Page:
City Council District 10 has a special place in the history of African American politics in Los Angeles. Tom Bradley began his political career there as the district's councilman before he became the first black mayor of a predominantly white major U.S. city.
Today, black voters still dominate politics in the district. But the two prominent black politicians now vying for the district's council seat, incumbent Nate Holden and challenger J. Stanley Sanders, are also courting support in a part of the district that has few of its residents and even fewer registered voters: Koreatown.
Korean Americans in the district, roughly bounded by Wilshire Boulevard, Lafayette Park, Robertson Boulevard and Rodeo Road, have little strength in numbers, making up only 8% of the district's 218,000 residents, according to the 1990 census.
But Korean Americans have donated enough money to bring the candidates to their doorsteps.
Holden has had five fund-raisers in Koreatown since August, with five or six more planned before the April 11 primary election, he said.
Sanders, who got more votes in the 10th District than Holden when both ran for mayor in 1993, has set up a Koreatown campaign office and held a fund-raiser there in February.
Koreatown residents "don't have voting power," said Charles Kim, a former Holden staff member who is the executive director of the Korean American Coalition, a Koreatown advocacy group. He notes that Korean Americans are hardly able to turn the outcome of an election, estimating that fewer than 1,000 Korean Americans are registered to vote in the district--about 1% of the total registration.
But, Kim added, "there's fund-raising power" in the community.
If anyone is aware of the power of Korean American contributions, it is Holden. A review of campaign contribution records found that Korean American individuals and businesses made 34% of the 1,309 contributions received by Holden from 1991 to 1994. In dollars, Korean American contributions totaled $185,750, or 25 1/2% of the $729,654 Holden raised during that period.
Many of Holden's Koreatown contributors own businesses. Indeed, much of the community's influence comes from its part in boosting the local economy. Even during the worst days of the Southern California recession, stores, hotels, restaurants and corporate offices were opening in Koreatown.
Contributors to Holden reflect the diversity of Koreatown businesses. They include hotels, construction companies and hostess bars. Holden also received a $500 donation from Jaykim Engineers Inc., the firm headed by Rep. Jay C. Kim (R-Diamond Bar), who is under federal investigation for allegedly funneling money from his business to his 1992 congressional campaign.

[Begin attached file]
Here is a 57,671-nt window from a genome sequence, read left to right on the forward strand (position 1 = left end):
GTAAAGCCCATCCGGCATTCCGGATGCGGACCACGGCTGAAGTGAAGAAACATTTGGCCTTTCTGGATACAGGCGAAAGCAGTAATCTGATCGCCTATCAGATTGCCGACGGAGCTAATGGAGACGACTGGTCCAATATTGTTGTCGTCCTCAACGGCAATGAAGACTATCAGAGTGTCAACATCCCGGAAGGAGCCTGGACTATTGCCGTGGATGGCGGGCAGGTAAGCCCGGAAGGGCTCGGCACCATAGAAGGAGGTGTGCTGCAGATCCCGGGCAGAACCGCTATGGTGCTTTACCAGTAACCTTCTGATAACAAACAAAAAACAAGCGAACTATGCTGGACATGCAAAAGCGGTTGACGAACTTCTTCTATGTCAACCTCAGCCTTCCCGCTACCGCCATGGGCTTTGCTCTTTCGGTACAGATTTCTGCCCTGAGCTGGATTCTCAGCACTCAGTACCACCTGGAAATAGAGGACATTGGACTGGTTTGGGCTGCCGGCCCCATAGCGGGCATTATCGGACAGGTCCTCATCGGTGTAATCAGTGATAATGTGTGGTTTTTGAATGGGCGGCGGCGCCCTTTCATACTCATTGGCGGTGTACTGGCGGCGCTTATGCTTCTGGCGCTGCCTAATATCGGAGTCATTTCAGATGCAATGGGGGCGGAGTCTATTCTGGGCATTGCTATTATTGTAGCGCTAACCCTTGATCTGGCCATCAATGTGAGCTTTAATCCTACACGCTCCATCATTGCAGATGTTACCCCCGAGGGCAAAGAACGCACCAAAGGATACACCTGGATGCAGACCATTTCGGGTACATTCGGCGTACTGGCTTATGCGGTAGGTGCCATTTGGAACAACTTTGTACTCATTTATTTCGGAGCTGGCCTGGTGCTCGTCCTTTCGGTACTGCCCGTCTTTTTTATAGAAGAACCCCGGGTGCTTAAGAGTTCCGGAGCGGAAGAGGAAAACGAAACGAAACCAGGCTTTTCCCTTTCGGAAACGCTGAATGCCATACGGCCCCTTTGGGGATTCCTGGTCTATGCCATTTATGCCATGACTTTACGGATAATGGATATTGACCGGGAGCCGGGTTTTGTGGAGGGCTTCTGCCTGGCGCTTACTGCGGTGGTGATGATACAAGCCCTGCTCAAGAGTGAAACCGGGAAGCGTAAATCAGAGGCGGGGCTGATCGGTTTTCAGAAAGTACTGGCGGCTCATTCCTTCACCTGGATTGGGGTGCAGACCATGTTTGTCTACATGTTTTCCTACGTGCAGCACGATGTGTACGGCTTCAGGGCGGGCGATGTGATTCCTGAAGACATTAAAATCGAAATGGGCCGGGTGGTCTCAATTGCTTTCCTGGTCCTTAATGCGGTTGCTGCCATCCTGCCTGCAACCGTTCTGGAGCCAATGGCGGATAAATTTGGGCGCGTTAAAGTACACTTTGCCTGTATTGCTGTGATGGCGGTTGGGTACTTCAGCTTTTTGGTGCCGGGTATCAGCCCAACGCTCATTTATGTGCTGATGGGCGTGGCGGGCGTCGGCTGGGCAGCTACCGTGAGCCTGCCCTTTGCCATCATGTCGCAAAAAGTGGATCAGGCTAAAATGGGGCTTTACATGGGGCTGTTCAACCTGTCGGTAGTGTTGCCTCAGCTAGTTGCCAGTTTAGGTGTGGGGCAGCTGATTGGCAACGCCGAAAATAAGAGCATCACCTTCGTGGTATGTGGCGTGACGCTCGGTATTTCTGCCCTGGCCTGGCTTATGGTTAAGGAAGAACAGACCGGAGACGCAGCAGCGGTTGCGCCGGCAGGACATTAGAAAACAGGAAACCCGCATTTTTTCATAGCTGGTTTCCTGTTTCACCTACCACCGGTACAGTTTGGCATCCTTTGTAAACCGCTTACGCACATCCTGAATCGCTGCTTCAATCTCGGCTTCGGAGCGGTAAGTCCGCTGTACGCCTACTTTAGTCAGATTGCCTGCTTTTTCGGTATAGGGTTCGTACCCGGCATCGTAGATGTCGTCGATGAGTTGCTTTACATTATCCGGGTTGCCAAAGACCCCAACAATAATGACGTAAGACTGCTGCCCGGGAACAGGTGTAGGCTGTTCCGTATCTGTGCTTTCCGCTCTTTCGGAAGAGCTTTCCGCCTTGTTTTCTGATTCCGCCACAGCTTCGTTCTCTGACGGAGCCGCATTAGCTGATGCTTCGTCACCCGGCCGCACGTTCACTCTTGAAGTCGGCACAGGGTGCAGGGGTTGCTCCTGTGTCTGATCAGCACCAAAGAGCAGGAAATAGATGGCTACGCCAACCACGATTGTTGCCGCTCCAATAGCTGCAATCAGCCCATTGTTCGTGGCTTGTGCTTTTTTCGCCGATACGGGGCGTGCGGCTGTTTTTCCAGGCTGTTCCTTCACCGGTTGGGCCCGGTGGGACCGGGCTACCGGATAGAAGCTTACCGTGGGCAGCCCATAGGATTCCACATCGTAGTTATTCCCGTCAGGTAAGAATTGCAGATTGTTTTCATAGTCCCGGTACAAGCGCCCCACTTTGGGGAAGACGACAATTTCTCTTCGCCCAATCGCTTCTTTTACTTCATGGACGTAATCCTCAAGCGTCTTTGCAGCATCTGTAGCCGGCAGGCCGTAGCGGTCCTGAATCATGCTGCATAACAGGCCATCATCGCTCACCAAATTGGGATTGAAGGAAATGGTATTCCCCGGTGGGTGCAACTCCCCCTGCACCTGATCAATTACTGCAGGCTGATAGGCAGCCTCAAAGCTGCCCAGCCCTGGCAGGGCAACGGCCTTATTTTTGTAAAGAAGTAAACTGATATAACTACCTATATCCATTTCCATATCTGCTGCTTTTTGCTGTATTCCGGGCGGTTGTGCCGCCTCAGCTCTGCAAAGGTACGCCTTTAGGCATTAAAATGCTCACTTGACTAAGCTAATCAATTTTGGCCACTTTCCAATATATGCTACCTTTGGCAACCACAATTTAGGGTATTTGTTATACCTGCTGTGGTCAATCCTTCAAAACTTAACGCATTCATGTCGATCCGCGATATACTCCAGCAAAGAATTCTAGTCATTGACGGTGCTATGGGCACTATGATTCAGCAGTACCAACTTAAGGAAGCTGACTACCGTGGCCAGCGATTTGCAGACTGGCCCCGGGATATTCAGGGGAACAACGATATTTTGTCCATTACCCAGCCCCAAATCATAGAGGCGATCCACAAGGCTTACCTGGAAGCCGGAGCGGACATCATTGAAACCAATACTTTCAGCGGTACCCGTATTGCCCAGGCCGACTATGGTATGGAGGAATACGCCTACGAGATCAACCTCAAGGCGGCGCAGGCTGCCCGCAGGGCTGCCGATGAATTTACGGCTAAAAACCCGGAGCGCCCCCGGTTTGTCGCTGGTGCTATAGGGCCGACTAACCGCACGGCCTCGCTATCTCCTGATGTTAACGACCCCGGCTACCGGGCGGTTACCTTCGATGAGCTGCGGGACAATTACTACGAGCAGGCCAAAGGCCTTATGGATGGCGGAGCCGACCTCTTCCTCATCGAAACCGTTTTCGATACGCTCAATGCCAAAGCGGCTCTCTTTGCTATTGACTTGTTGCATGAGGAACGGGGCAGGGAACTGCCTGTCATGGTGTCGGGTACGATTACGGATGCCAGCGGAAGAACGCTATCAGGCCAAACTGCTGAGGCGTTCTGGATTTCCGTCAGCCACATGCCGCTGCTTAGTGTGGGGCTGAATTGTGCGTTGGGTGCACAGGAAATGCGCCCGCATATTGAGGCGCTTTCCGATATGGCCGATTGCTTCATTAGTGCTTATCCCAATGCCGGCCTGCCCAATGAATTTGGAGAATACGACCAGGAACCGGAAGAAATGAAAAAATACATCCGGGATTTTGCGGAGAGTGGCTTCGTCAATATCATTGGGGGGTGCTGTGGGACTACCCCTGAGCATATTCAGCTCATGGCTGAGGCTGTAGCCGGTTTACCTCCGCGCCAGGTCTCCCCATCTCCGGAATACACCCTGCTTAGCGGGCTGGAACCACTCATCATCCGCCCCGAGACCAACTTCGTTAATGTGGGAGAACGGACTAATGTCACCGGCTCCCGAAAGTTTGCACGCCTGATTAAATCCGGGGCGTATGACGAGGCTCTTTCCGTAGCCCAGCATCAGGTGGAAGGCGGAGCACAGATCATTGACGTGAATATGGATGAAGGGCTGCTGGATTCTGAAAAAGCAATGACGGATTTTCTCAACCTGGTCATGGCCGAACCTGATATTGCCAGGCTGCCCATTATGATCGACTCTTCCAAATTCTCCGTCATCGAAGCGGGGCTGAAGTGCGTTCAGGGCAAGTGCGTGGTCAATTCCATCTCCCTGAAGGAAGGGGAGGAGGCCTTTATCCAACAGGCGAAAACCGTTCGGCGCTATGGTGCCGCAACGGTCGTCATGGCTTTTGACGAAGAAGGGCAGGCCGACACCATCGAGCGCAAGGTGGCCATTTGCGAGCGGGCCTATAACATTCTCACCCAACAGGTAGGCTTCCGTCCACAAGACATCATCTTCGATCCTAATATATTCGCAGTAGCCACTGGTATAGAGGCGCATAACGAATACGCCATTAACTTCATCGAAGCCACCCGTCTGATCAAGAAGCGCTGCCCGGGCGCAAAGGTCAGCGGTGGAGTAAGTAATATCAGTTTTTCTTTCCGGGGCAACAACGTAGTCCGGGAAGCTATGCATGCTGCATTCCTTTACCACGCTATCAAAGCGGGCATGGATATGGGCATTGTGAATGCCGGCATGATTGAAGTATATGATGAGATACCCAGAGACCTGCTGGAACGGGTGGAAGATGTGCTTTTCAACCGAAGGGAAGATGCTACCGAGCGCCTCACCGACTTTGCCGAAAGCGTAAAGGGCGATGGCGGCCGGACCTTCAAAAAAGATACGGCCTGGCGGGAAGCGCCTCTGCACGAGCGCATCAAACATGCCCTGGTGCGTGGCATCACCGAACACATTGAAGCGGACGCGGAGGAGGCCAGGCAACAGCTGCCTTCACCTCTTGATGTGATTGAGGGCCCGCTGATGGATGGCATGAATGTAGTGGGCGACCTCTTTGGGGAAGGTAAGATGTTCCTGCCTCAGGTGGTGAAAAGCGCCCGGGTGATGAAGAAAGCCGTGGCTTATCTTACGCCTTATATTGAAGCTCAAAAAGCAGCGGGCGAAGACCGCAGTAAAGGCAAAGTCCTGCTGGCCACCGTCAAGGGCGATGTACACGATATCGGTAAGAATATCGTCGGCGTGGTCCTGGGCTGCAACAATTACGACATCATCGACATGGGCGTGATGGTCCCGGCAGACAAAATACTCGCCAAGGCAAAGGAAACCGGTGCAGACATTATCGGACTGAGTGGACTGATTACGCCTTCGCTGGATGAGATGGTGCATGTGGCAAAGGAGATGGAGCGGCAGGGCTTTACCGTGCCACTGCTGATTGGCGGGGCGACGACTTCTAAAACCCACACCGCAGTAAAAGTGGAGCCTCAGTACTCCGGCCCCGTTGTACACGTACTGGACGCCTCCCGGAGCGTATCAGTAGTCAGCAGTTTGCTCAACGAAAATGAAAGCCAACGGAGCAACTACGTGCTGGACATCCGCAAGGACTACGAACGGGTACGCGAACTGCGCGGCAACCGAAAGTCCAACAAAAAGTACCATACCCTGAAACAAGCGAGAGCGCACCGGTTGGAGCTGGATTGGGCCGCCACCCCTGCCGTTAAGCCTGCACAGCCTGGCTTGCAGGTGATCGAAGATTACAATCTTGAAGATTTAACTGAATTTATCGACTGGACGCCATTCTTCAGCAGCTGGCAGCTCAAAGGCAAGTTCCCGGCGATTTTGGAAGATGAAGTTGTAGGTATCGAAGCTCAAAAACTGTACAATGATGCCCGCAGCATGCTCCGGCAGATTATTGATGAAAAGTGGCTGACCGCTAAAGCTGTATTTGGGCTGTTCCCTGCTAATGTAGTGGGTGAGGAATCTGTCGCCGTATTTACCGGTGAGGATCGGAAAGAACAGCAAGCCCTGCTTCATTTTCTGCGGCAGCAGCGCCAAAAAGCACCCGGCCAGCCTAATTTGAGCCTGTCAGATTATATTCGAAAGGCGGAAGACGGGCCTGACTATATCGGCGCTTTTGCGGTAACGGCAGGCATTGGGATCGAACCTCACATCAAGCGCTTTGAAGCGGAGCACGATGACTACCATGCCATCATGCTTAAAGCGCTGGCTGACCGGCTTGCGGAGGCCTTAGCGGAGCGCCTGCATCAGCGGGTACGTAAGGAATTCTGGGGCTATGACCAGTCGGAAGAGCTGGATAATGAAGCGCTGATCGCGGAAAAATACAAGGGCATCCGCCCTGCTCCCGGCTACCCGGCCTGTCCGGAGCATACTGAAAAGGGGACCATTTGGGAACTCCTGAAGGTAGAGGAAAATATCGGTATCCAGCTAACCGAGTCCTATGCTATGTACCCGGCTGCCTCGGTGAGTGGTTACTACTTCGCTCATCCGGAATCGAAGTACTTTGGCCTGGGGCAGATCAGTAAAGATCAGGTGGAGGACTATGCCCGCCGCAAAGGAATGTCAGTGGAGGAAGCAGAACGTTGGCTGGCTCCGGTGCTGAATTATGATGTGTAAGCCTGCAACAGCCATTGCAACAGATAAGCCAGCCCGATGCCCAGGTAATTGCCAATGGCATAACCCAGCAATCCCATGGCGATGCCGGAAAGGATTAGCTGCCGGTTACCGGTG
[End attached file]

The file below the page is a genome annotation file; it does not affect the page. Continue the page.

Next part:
Holden's desire to keep the cash flowing from Korean Americans, and Sanders' attempts to divert some of that money, has stepped up the candidates' mudslinging.
Sanders has attacked Holden for speaking out against Assembly Bill 1974, which would have made it easier for liquor store owners, many of whom are Korean Americans, to reopen businesses that were destroyed during the 1992 riots. The bill would have lifted costly requirements--imposed by Los Angeles after the riots in response to longstanding complaints about the number of liquor outlets in the central city--that stores reopen with shorter hours and security guards.
Sanders said Holden's position was disgraceful because he took the stand "after raising hundreds of thousands of dollars in the Korean community."
Holden defended his opposition to the bill as a move to keep the state from imposing a law on a matter that he said should be handled at the city level.
Sanders' effort to make headway on Holden's turf has not steered many contributions from Korean Americans his way. Almost none of the $39,116 Sanders reported raising in his February campaign finance report came from Korean Americans.
Sanders' most successful effort was a Feb. 23 fund-raiser at the Garden Suites Hotel in Koreatown that brought in $7,100, said William Kil, a lawyer who is coordinating Sanders' Koreatown campaign efforts.
Holden remains confident that Korean Americans' cash will continue to flow to him. He cited the three Korean Americans on his staff and his three trips to Korea as evidence of his commitment to Koreatown.